polemic

noun
po·​lem·​ic | \ pə-ˈle-mik How to pronounce polemic (audio) \

Definition of polemic

1a : an aggressive attack on or refutation of the opinions or principles of another
b : the art or practice of disputation or controversy usually used in plural but singular or plural in construction
2 : an aggressive controversialist : disputant

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Other Words from polemic

polemicist \ pə-​ˈle-​mə-​sist How to pronounce polemic (audio) \ noun

Did You Know?

When polemic was borrowed into English from French polemique in the mid-17th century, it referred (as it still can) to a type of hostile attack on someone's ideas. The word traces back to Greek polemikos, which means "warlike" or "hostile" and in turn comes from the Greek noun polemos, meaning "war." Other, considerably less common descendants of polemos in English include polemarch ("a chieftain or military commander in ancient Greece"), polemoscope (a kind of binoculars with an oblique mirror), and polemology ("the study of war").

Examples of polemic in a Sentence

Her book is a fierce polemic against the inequalities in our society. They managed to discuss the issues without resorting to polemics.
Recent Examples on the Web Applying the visual cues of experimental and documentary filmmaking, this explosive work offers a speculative, feminist polemic set in a potential future that mirrors both the present in which it was made and ours. Yasmina Price, Vulture, "The Still-Burning Fire of Born in Flames," 3 Feb. 2021 As a fresh-faced twenty-one-year-old from the West Coast studying composition at the Paris Conservatoire, I was thrown into a cauldron of musical polemic. William Bolcom, The New York Review of Books, "Remembering Boulez," 5 Nov. 2020 This is a subject that could easily be tainted by bias and polemic, but Ms. Searcy remains dispassionate, impartial and ebullient. Joel Lobenthal, WSJ, "‘Ballet in the Cold War’ Review: Diplomacy in Dance," 2 Oct. 2020 Michel Foucault on punishment and Frantz Fanon on colonialism are the thinkers whose work underwrote systemic, but the value of the word for accusation and polemic came from a simpler cause. David Bromwich, Harper's Magazine, "Is America Ungovernable?," 27 Oct. 2020 But this was not a polemic or a couple of hours filled by dry lessons. Rick Kogan, chicagotribune.com, "Column: ‘Get Out Alive’ lives on, with musical artist Nikki Lynette’s stage triumph coming soon to small screens," 23 Nov. 2020 The book is light on political theory but rich in factual detail; entirely devoid of polemic, yet full of sober analysis. Washington Post, "Why human progress is inextricably linked to war," 13 Nov. 2020 Lyric poems are gutted for their arguments, fiction treated as polemic, or a treasure house of epigrams. Leo Robson, Harper's Magazine, "A Swing and Amis," 27 Oct. 2020 Though Tomorrow, the World is not a polemic, its implications are invigorating. Daniel Bessner, The New Republic, "America Has No Duty to Rule the World," 21 Oct. 2020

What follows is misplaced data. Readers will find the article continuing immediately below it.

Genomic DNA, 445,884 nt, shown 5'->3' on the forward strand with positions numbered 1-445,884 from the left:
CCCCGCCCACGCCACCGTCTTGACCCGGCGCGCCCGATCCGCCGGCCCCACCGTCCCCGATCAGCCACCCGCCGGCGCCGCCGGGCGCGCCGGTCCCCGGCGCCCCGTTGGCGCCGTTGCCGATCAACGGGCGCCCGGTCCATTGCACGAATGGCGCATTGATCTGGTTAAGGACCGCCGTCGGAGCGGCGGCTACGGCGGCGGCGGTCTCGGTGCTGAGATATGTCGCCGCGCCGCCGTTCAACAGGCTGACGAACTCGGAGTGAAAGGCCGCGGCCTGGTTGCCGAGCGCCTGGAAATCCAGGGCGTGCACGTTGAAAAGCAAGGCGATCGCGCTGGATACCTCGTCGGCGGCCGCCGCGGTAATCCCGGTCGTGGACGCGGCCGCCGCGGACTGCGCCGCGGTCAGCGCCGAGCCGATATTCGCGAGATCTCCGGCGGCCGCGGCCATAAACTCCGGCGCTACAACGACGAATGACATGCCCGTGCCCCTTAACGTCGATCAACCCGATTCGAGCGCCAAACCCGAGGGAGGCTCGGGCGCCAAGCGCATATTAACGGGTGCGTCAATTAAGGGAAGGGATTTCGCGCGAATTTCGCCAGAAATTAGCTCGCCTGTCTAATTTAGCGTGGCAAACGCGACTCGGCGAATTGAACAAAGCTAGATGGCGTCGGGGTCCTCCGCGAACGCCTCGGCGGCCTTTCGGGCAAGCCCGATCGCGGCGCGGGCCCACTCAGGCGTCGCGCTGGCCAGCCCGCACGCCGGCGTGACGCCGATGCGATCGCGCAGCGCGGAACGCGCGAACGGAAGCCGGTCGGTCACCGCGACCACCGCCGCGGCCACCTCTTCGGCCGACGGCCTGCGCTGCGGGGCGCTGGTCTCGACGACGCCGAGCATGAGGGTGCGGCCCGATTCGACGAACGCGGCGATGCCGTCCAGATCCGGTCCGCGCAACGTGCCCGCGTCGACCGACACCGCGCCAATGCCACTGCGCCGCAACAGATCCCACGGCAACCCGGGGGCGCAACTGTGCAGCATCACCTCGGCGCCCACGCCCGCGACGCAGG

These example sentences are selected automatically from various online news sources to reflect current usage of the word 'polemic.' Views expressed in the examples do not represent the opinion of Merriam-Webster or its editors. Send us feedback.

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First Known Use of polemic

1626, in the meaning defined at sense 1a

History and Etymology for polemic

French polémique, from Middle French, from polemique controversial, from Greek polemikos warlike, hostile, from polemos war; perhaps akin to Greek pelemizein to shake, Old English ealfelo baleful

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Time Traveler for polemic

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The first known use of polemic was in 1626

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Last Updated

18 Feb 2021

Cite this Entry

“Polemic.” Merriam-Webster.com Dictionary, Merriam-Webster, https://www.merriam-webster.com/dictionary/polemic. Accessed 1 Mar. 2021.

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More Definitions for polemic

polemic

noun

English Language Learners Definition of polemic

formal
: a strong written or spoken attack against someone else's opinions, beliefs, practices, etc.
: the art or practice of using language to defend or harshly criticize something or someone

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